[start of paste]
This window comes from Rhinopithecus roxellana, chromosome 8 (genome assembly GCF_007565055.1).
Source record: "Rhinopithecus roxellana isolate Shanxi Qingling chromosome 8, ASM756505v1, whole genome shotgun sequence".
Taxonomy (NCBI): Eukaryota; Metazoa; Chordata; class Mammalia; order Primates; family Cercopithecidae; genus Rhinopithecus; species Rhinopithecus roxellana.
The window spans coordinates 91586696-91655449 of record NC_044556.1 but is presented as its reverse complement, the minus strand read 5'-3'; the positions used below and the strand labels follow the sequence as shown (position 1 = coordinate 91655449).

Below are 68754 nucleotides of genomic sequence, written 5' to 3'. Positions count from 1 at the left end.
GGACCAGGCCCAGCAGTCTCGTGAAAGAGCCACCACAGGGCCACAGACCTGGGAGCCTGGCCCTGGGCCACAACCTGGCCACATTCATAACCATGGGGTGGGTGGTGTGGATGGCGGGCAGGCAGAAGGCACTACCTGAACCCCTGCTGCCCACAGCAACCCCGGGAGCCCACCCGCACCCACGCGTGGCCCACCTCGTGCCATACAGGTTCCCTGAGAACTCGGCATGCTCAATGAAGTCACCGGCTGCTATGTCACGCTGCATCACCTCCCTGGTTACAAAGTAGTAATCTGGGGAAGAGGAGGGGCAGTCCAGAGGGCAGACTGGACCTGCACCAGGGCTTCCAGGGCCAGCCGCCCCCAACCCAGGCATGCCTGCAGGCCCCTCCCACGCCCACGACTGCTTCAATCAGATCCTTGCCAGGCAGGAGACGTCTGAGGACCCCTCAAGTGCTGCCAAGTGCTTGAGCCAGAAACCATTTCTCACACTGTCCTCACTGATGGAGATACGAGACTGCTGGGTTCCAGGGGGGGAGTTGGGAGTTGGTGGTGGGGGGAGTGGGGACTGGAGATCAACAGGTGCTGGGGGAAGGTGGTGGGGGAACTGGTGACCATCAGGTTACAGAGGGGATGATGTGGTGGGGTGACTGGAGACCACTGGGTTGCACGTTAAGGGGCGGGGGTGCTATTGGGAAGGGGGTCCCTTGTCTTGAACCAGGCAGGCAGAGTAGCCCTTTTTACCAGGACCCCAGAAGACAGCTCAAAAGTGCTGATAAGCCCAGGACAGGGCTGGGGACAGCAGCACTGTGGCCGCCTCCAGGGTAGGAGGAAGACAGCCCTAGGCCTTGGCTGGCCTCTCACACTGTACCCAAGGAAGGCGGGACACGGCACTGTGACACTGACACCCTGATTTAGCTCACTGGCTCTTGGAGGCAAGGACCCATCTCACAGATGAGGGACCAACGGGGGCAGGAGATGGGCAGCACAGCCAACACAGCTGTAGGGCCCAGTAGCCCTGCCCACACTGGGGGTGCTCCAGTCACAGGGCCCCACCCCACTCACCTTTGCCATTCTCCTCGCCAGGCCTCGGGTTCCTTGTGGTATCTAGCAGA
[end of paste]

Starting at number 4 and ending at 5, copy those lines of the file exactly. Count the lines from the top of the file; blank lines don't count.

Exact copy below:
The window spans coordinates 91586696-91655449 of record NC_044556.1 but is presented as its reverse complement, the minus strand read 5'-3'; the positions used below and the strand labels follow the sequence as shown (position 1 = coordinate 91655449).

Below are 68754 nucleotides of genomic sequence, written 5' to 3'. Positions count from 1 at the left end.